Last week, metro mayors and leaders, including Boston Mayor Martin Walsh, signed the Metro Boston Climate Change Preparedness Commitment to better prepare our region.
MAPC staff members spent the day talking to residents, workers, and commuters of Braintree to seek their input on improving the area. The ideas and opinions collected will help to inform a new visioning plan, in coordination with the Town of Braintree, for the area around the red line stop and Ivory Street.
On Earth Day, Quincy residents came together to learn more about climate change and its impacts the city and offer input for the Quincy Coastal Adaptation Plan. The Plan will examine the effects of climate change on Quincy as well as identify strategies for better resiliency.
Courtesy Massachusetts Clean Energy Center
The Massachusetts Clean Energy Center held its annual Boston Cleanweb Hackathon over the weekend. MAPC was a sponsor of the great event that brings together innovators from all over the city to create original, tech solutions to real environmental issues every year.
This week is National Public Health Week (NPHW). Visit www.nphw.org to learn more about public health work around the country, issues facing our nation, and ways to get involved.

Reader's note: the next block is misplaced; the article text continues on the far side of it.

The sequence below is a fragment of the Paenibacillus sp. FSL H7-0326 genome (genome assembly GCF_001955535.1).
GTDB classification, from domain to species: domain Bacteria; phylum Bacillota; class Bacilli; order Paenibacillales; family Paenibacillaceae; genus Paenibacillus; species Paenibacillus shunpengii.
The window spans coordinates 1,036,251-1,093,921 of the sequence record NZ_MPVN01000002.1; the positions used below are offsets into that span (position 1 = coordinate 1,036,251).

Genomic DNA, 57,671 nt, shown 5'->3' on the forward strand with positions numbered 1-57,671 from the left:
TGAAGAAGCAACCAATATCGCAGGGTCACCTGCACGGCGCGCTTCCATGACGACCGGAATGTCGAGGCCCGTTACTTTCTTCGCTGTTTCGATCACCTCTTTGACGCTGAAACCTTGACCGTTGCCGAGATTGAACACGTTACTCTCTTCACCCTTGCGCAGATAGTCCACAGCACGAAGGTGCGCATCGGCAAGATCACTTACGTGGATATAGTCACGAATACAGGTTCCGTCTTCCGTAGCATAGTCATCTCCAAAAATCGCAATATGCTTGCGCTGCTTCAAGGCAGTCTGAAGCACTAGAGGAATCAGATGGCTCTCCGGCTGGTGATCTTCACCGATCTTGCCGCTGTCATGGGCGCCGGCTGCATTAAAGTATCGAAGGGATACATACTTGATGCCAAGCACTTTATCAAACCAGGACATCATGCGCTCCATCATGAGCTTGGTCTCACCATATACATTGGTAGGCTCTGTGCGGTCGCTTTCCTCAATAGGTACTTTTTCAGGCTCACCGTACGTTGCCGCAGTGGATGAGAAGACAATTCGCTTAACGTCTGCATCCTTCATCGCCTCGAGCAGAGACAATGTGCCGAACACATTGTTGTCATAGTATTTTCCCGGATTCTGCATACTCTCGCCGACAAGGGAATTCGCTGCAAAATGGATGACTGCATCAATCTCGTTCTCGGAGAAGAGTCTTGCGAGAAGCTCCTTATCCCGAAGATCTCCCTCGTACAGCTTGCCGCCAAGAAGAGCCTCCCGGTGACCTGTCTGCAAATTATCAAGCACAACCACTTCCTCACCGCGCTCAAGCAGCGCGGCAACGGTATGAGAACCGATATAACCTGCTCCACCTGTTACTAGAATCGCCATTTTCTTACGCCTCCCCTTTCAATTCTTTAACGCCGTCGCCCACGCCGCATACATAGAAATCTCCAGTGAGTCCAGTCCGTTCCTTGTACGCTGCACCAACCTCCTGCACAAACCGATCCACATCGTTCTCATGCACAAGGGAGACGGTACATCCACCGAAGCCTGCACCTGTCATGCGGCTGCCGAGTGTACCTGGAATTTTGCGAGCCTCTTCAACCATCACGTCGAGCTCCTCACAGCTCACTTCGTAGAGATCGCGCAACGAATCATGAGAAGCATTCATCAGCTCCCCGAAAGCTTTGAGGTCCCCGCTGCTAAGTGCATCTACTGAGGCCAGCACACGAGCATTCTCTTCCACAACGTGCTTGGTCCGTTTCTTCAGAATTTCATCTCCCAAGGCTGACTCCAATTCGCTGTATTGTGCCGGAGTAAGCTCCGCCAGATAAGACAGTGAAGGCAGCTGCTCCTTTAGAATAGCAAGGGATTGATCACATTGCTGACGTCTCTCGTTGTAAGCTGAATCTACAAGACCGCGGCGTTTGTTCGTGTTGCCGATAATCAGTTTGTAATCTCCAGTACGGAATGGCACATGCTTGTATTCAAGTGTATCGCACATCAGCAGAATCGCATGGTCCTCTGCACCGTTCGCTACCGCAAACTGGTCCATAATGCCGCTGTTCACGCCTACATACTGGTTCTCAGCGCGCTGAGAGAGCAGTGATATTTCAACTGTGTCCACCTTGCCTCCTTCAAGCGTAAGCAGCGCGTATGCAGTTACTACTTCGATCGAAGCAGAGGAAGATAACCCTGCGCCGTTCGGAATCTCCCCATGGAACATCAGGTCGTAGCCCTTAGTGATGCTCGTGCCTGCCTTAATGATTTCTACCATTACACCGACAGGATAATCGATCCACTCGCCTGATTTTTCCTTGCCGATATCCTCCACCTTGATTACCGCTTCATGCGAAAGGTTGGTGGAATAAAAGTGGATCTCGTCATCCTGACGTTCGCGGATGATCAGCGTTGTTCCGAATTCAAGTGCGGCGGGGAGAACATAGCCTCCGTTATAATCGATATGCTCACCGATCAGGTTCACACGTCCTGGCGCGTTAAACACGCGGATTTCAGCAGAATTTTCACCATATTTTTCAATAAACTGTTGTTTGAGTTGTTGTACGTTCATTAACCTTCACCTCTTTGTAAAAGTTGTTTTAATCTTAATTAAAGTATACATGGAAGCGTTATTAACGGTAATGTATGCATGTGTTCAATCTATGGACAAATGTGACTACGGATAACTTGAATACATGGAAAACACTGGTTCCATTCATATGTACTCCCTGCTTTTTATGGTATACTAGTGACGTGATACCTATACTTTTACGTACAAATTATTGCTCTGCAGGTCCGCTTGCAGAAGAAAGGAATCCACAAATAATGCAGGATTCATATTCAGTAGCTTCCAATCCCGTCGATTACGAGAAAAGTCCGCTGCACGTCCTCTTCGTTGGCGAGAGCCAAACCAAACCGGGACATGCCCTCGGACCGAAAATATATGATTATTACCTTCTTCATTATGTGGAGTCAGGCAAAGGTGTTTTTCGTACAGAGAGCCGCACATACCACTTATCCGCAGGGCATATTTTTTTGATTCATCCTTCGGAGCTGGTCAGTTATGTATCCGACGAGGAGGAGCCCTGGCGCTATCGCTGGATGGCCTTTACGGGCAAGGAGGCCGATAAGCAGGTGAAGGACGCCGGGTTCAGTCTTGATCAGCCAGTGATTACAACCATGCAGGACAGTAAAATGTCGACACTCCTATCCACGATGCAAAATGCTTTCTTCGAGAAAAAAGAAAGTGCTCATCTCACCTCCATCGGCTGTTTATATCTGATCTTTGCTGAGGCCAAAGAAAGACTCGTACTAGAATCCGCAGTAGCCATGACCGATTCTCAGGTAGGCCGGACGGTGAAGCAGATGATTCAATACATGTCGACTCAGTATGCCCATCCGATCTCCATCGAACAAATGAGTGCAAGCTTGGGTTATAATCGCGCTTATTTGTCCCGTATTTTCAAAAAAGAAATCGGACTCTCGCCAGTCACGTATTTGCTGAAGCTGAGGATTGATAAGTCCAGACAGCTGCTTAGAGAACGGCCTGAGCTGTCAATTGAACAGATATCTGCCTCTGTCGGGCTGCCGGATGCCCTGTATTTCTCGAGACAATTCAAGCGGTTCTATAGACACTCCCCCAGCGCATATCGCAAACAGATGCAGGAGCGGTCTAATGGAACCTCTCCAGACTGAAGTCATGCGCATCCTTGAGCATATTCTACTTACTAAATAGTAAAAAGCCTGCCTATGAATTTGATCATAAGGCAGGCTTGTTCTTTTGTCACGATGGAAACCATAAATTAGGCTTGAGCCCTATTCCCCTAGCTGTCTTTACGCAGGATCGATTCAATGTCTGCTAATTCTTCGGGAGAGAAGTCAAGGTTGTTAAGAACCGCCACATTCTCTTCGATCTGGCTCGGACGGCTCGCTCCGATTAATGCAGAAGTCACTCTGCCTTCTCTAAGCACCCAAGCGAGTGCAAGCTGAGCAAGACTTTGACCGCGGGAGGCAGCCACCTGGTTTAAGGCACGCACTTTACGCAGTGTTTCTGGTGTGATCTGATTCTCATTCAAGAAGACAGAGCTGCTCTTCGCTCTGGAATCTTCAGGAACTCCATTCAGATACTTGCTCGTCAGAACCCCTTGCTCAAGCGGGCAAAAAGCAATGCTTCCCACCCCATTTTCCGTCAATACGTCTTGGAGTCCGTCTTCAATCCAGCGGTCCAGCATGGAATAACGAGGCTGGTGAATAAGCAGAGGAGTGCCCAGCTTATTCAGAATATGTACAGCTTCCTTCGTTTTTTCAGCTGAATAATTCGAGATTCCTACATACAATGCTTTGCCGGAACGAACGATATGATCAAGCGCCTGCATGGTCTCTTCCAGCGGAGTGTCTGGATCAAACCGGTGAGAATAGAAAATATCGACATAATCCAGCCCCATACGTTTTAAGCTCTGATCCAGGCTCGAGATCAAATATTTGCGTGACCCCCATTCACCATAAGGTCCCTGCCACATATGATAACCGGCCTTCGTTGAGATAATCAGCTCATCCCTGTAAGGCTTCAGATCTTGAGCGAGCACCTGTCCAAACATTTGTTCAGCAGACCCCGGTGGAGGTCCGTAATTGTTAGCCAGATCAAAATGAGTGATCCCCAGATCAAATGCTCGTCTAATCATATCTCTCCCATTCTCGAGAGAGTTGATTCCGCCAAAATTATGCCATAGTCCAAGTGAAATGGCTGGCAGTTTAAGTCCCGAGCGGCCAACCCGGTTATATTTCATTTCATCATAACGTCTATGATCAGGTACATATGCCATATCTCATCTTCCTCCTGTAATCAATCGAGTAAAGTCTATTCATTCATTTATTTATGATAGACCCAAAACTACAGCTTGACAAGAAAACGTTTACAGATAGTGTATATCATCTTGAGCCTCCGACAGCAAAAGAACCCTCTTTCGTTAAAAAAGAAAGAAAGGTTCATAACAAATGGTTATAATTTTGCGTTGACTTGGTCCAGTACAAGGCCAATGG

MAPC recently took part in WalkBoston's first conference on walkability in the city. As part of our transportation work, we aim to increase access to pedestrian and bicycle infrastructure.
On March 17th, legislators, mayors, community advocates, law enforcement officials, and youth program participants from across the state gathered at the State House for Community Safety Day on the Hill. Together, they demonstrated the importance of funding programs to combat youth and gang violence in the Commonwealth.
Thank you to everyone who came to this year's Open House! We had a great time sharing our work and connecting with old and new friends. Stay tuned for more info and pictures from the night!
As residents continue to cope with the MBTA crisis, MAPC's 2012 "Fix the T" Budget Calculator has renewed relevance, even though the exact numbers have changed.
As a result of all the snow, NERAC’s Regional Cache Sites have been used by a number of municipalities (and two hospitals) to care for their citizens and protect their infrastructure.